White Hat focuses on available data (facts and figures) while remaining neutral. Participants are encouraged to review existing information, search for gaps in knowledge, analyze past trends, and extrapolate key learnings from historical data. Questions What information do we have? What information do we need? What information is mission? What questions do we need to ask? How are we going to get the information we need? Is it fact or belief?
Red Hat uses intuition, gut reaction, and robust emotion. Encourages participants to think about how other people will react emotionally and try to understand the responses of people who do not fully know your reasoning. Participants do not need to explain or justify individual expressions of feelings. Questions How do you react to this? What is your intuition/opinion about this? Gut feelings . . .Hunches or insights . . .Likes/dislikes? What emotions [fear, anger, hatred, suspicion, jealousy, or love] are involved here?
Black Hat is the basis of logical, critical thinking offering careful, cautious, and defensive insights. Try to see what is wrong; why it might not work; what are the dangers, problems, and obstacles; what are the deficiencies in the thinking process. It allows you to eliminate the negatives, alter plans, or prepare contingency plans to counter any problems. Questions What will happen if we take this action? What can go wrong if we proceed with this idea or implement this suggestion? What are the weaknesses that we need to overcome? How does this “fit” with our (or other’s) experience, policy, strategy, values, ethics, and resources? How will people respond? Will it work . . be profitable . . be acceptable? Black Hat thinking is not an argument, but helps to make plans “tougher” and more resilient. It can help to spot fatal flaws and risks before you embark on a course of action. There is a danger of overusing black hat thinking by remaining in the critical mode and delaying green and yellow hat thinking.
Yellow Hat is a deliberate search for the positive (optimistic viewpoint) through exploration and speculation defining the benefits of the decision and the value in it. Yellow Hat thinking is constructive blending “curiosity, pleasure, greed, and the desire to make things happen” enhancing the proposal by generating alternative ideas “based on experience, available information, logical deduction, hints, trends, guesses, and hopes” . Questions What ideas, suggestions, or proposals are there for how to approach this problem? . . .to achieve this goal? What is the merit of the approach? What positives can you see in this idea? What could be done to make this work better? Faster? More economically? Under what conditions could this work? What would it take to make this proposal acceptable? What is your vision for how this could work?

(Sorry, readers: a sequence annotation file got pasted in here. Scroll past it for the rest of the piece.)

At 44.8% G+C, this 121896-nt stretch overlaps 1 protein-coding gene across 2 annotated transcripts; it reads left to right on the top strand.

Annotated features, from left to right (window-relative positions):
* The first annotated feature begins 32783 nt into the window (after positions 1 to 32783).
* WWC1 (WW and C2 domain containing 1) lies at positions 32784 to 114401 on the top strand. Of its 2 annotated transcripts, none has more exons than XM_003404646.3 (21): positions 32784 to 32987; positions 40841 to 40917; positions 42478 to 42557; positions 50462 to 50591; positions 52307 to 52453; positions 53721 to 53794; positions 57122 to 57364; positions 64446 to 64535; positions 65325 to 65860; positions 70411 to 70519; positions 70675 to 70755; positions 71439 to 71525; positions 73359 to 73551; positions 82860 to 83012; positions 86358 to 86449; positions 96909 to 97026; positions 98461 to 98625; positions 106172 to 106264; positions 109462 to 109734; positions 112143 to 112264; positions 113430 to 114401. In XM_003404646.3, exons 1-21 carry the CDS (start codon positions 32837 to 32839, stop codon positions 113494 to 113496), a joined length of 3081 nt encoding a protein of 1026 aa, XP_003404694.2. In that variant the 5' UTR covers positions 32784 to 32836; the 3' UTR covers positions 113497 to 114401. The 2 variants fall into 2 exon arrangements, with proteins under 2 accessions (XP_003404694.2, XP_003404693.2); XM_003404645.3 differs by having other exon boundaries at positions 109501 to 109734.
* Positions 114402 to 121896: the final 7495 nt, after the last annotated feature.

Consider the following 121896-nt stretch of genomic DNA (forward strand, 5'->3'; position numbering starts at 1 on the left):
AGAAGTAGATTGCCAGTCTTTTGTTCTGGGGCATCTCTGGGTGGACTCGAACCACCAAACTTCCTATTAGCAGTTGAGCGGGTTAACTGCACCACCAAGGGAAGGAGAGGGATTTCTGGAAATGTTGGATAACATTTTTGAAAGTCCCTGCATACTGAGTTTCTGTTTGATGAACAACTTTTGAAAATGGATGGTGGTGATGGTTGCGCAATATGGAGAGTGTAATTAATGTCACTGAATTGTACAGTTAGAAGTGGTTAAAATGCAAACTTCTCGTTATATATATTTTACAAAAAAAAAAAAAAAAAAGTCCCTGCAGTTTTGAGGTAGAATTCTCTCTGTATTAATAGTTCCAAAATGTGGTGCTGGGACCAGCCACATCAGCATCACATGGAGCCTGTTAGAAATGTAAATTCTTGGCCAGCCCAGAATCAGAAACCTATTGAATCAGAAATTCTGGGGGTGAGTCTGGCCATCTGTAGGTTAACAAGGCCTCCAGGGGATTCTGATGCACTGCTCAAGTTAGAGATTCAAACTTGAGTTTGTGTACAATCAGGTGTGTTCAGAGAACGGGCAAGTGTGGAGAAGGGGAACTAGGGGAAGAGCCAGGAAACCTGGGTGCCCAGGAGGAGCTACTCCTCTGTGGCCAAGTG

Green Hat stands for energy and creativity. This is where you generate new, innovative ideas and develop creative solutions to a problem. It is freewheeling way of thinking in which there is little criticism of ideas, and “movement” is made using provocation to move “forward with an idea or from an idea” seeking alternative solutions. Green Hat thinking must involve shaping the idea for the user or “buyer”. Questions Let’s think “outside the box.” What are some fresh ideas or approaches? This is the time for any wild or crazy or “far out” idea. What are all of our alternatives here? Aren’t there some other alternatives . . . perhaps too outside the box? This idea won’t work in its present form, but can we shape it or adapt it so that it might be usable? We’ve always done it this way; let’s “green hat” it . . .does it have to be done this way?
Blue Hat is process control “thinking about thinking”. This is the hat worn by people chairing or facilitating the session. Blue Hat may be used at the beginning of the session to set the agenda or the sequence for using the “hats” and at the end of the session when seeking a summary and next steps. Blue Hat focuses on questioning (fishing and shooting – p.153) and provides the structure for use of other hats and other thinking/problem-solving tools Questions: Define the Issue and Process What is the problem? Is this the real problem? What is the underlying problem? Why do we need to solve this problem? Where should we go first? Where do we start? What should we be thinking about? Questions: Assessment of the Process Are we getting anywhere? What factors should we consider? What sort of outcome would we regard as successful? What have we achieved so far? Questions: Management/Facilitation Could you put on the “X” hat? You’re not using the “X” hat.
References: de Bono, E. (1999). Six Thinking Hats. Little, Brown and Company. Boston. MindTools